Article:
Like many of the men who fought at the Alamo in 1836, David "Davy" Crockett was a recent arrival in Texas. Received as a celebrity, he had represented Tennessee in the U.S. Congress. He was renowned as an adventurer, Indian fighter, and bear hunter. In private and political circles, he championed the cause of the "common man" -- and occasionally dressed the part. As the subject of so many legends, "The Lion of the West" was something of an enigma. Nevertheless, accounts from Alamo eyewitnesses shed some light on Crockett's character and his role in the famous San Antonio battle.
Born in Tennessee in 1786, Crockett exhibited his adventurous spirit early when he ran away from home to escape school. He married Mary (Polly) Finley in 1806 and had two sons, John Wesley and William, and a daughter, Margaret. Crockett volunteered as a scout in the local militia and later served in the Creek Indian War under future president Andrew Jackson.
In 1821, Crockett ran for a seat in the Tennessee legislature and won. Six years later, he won election to the U.S. House of Representatives. Throughout his political career Crockett had created an image of himself as a homespun, "common" man. He advertised the fact that he had never read a law book and possessed only a rudimentary education. Crockett served two terms, but when he argued against Andrew Jackson's Indian removal bill, his supporters deserted him and he lost a close bid for a third term.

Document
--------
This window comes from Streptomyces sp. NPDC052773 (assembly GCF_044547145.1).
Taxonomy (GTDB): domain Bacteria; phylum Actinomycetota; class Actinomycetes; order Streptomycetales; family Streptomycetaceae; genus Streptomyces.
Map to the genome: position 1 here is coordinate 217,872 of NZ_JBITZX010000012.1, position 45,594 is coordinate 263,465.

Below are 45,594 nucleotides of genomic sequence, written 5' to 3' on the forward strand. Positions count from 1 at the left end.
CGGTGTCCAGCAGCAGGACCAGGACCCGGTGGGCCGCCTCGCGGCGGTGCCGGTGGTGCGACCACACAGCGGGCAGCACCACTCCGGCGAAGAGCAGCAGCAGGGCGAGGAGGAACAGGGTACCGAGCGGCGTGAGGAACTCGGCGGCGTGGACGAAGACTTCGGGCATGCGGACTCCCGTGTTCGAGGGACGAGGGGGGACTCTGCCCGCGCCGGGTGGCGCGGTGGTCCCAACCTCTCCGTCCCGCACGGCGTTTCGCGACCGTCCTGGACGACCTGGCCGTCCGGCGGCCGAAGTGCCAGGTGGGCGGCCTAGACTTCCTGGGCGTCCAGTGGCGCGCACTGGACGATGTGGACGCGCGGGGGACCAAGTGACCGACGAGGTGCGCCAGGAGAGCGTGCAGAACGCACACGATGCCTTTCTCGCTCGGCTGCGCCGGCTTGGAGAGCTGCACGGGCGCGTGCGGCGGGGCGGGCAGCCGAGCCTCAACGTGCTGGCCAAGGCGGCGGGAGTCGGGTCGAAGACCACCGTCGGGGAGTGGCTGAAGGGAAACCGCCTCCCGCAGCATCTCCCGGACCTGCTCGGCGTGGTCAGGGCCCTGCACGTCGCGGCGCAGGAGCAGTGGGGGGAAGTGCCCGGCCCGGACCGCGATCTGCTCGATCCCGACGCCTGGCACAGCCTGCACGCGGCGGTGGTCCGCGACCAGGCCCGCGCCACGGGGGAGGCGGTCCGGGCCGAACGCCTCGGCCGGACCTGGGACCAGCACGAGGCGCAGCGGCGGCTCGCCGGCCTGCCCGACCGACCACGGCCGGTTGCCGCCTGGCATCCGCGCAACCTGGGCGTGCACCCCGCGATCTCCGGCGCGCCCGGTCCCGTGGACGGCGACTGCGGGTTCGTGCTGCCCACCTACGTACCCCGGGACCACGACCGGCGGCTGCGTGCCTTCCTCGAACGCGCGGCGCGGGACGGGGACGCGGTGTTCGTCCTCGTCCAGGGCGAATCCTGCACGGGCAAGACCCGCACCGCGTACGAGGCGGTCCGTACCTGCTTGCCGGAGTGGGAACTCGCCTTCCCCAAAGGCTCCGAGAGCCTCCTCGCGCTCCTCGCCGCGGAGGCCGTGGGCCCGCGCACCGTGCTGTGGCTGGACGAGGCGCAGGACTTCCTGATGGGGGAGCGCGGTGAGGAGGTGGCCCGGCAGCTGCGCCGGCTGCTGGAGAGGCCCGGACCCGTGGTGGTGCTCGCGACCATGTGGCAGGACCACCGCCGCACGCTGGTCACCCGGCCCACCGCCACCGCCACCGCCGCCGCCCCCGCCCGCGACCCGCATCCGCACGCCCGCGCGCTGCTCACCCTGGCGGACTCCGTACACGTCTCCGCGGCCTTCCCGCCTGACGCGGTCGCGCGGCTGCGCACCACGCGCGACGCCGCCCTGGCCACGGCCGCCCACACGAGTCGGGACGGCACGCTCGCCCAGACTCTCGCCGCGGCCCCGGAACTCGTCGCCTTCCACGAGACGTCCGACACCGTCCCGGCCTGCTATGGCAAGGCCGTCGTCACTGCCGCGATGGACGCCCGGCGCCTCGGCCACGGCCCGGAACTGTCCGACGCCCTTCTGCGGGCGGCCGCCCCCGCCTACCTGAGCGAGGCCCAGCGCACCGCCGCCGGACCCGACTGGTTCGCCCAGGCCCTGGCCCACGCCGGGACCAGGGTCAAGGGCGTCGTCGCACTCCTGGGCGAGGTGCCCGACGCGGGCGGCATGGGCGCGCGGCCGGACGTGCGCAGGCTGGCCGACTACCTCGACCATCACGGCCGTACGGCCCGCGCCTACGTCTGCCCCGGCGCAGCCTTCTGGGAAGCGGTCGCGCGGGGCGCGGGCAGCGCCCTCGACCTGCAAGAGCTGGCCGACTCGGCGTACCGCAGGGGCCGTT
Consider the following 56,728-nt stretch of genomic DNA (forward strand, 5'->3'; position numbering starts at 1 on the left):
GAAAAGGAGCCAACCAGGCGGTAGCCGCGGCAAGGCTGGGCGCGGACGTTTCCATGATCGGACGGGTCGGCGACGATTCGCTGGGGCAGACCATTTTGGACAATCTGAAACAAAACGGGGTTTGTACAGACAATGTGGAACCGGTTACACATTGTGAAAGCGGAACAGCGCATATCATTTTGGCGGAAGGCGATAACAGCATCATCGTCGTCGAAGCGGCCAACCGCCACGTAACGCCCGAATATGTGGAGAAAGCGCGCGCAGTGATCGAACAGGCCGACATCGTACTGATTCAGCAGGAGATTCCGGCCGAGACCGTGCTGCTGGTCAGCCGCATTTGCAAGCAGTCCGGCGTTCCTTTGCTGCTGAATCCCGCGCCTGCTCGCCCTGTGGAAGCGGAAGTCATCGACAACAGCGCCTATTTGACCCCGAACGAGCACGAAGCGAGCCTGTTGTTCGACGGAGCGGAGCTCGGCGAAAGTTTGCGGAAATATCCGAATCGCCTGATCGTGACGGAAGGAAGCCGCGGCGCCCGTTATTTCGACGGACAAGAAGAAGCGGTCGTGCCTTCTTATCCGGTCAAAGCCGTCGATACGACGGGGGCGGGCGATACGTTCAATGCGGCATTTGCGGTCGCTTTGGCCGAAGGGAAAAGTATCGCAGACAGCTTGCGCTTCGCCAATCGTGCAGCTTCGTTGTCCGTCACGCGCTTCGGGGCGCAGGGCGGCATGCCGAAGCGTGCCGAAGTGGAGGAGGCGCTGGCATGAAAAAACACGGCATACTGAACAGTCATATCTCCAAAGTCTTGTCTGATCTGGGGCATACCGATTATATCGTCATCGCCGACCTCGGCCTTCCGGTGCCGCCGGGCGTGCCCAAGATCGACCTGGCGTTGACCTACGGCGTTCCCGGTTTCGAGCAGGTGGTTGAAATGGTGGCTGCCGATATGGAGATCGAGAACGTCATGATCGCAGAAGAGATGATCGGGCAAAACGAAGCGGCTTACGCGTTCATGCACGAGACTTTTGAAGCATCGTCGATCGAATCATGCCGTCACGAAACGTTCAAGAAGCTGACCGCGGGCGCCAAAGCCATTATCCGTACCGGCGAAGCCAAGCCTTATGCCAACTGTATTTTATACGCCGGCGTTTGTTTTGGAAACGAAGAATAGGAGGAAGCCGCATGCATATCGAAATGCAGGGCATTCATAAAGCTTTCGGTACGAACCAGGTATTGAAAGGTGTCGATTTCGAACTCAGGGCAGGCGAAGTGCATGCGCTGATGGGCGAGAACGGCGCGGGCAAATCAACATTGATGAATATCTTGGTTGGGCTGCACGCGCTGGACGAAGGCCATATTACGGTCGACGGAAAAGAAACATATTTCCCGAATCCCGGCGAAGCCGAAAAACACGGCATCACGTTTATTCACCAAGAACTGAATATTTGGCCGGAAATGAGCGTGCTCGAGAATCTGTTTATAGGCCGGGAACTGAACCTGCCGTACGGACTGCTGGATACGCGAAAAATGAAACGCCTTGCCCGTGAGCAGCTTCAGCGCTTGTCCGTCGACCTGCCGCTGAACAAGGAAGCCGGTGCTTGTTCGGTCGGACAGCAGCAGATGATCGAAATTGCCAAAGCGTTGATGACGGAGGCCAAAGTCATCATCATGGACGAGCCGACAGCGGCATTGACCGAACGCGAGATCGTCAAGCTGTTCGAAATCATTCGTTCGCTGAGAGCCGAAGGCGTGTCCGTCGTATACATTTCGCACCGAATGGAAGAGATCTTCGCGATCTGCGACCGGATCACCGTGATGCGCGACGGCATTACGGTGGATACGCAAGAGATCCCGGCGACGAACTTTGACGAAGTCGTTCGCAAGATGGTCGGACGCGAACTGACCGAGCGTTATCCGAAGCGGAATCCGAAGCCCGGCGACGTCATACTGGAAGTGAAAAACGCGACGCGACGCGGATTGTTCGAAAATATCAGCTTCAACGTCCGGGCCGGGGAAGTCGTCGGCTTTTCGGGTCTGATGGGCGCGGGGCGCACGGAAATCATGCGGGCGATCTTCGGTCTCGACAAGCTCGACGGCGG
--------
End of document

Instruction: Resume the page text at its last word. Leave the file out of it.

The Raccoon Cap
By the early 1830s, Crockett was nationally known. His hunting and fighting exploits, recounted in a book and in a play, "The Lion of the West," contributed to his mystique. Not a few outrageous stories circulated about "Davy's" frontier adventures. Crockett returned to Congress in 1833 and published his autobiography, A Narrative of the Life of David Crockett of the State of Tennessee, partly to correct the growing popular legend of his life. After losing his campaign for a fourth term, Crockett gave up on politics and uttered the now famous statement, "You may all go to Hell, and I will go to Texas." Sporting a hunting shirt and a raccoon cap -- for the first time, historians say -- Crockett left Tennessee with several men in November of 1835, and headed for Texas.
During the siege of the Alamo, Crockett was reportedly vital to the defenders' morale. According to Alamo survivor Susanna Dickenson, Crockett often played his fiddle to rouse the troops. Another Alamo survivor, Enrique Esparza, recalled that Crockett was the "leading spirit" in the camp and provided support and advice to military commanders William Travis and Jim Bowie. "Don Benito," as the Mexicans called him, went "to every exposed point and personally directed the fighting."
Death in the Alamo
Crockett was one of the last men standing after the fall of the Alamo. He and six of his men continued to fight until they were surrounded. As Mexican general Antonio Lopez de Santa Anna entered the compound, he ordered the men executed. According to the diary of Mexican soldier José Enrique de la Peña, several Mexican officers hacked the prisoners to death with their swords.
Davy Crockett's name and reputation -- along with the tall tales of his life -- have not faded much over time. Over a hundred years after his death, Davy Crockett tales thrilled Americans tuning in to a new storytelling medium -- television -- when Walt Disney premiered "Davy Crockett Indian Fighter" in December 1954. The show's theme song sold ten million copies, and Crockett quickly became a Fifties icon.